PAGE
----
Sun Bin said...

I think we do not disagree on what Lee TH said.

But I do disagree with you about DPP and KMT's agenda. In public they both claim to promote 'group' harmony. But the "independence" issue itself is aligned with groups and divisive enough. What I tried to say is, even if DPP is neutral on the 'independence issue', it can gather enough support (or even better support) politically. To be fair to DDP and Chen SB, it did gravitate to the middle a little, leaving Lee TH's party to take care of ther extreme end.

the new migrant group (wai-shen) only represents less than 15% of the votes, and is decreasing due to cross-marriage. KMT would be idiotic to initiate the divisive issues. While I think they are not smart and even stupid, I do not think they are idiotic yet.

Any party who could (intuitively) benefit from divisive issue is the one that can appeal to the larger group. But DPP has to realize that much of its 40% vote comes from viewing it as a reform force, not as an independence force.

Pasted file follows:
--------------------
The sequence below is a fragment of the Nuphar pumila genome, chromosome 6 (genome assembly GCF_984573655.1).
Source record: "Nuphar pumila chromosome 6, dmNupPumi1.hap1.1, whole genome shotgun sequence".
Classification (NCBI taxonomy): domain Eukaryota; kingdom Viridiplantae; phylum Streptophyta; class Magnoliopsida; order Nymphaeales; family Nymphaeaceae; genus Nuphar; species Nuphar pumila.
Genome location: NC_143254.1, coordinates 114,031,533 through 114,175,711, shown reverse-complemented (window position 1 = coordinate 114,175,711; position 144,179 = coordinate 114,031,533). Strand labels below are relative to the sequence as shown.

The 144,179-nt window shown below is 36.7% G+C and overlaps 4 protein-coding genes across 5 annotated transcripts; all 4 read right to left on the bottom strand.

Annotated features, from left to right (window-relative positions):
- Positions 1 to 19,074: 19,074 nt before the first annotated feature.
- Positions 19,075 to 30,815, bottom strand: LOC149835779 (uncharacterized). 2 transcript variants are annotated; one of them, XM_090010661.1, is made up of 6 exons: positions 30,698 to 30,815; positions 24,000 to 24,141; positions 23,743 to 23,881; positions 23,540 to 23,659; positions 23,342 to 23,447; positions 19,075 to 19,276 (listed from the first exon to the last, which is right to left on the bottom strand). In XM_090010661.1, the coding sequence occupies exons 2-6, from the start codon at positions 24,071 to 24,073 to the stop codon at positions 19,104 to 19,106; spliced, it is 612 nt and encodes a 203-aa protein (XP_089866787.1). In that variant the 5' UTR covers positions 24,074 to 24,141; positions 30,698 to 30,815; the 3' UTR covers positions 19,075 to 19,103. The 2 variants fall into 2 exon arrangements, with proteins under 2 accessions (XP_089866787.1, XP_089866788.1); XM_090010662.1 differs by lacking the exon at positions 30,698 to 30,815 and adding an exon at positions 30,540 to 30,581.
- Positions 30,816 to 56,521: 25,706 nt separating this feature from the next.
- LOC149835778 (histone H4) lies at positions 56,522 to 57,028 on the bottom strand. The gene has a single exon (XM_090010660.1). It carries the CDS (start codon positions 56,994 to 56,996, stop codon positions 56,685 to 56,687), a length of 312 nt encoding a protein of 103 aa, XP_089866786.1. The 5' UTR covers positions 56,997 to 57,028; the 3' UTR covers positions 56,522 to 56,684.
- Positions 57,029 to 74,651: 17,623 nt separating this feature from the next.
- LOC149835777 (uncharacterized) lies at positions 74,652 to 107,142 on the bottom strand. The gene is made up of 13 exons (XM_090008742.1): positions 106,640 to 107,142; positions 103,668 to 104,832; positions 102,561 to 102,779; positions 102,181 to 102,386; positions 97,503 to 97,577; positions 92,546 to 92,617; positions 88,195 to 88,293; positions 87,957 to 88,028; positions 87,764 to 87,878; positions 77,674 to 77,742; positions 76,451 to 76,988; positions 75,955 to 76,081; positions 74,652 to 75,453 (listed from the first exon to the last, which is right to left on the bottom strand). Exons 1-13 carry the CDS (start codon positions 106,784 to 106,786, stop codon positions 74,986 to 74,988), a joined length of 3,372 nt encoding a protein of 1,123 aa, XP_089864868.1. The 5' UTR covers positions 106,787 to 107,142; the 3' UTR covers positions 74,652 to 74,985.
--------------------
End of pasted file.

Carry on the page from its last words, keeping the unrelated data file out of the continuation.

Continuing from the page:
Unknown said...

Thanks for the mention Sun Bin, you're on my blogroll.

Michael...play nice now... :) How about something to back that up?

Sun Bin said...

right click to download this report from Nixon Center (via Michael Thurton). Its recommendation for TW/Mainland/US worth serious consideration, esp the mainland, if it does not want to push the middle to DPP's side.

Sun Bin said...

The PAC-3 really makes no economic sense, see this old report from Taipei Time and carnegie endowment :

PLA has 700 missiles, costing about $1M each. it takes 4 PAC-3 missiles to intercept one. so a total of 2800 is needed. (each cost $3M)
so this is a $12M vs $1M arms race. for every 12M Taiwan invests, PLA needs to put in $1M to counter.

now taiwan already has 200 pac-2, and is going to get 12x128 pac-3 (each set has 128 missiles) in 10 years, total=1536+200=1736, capable to intercepting 434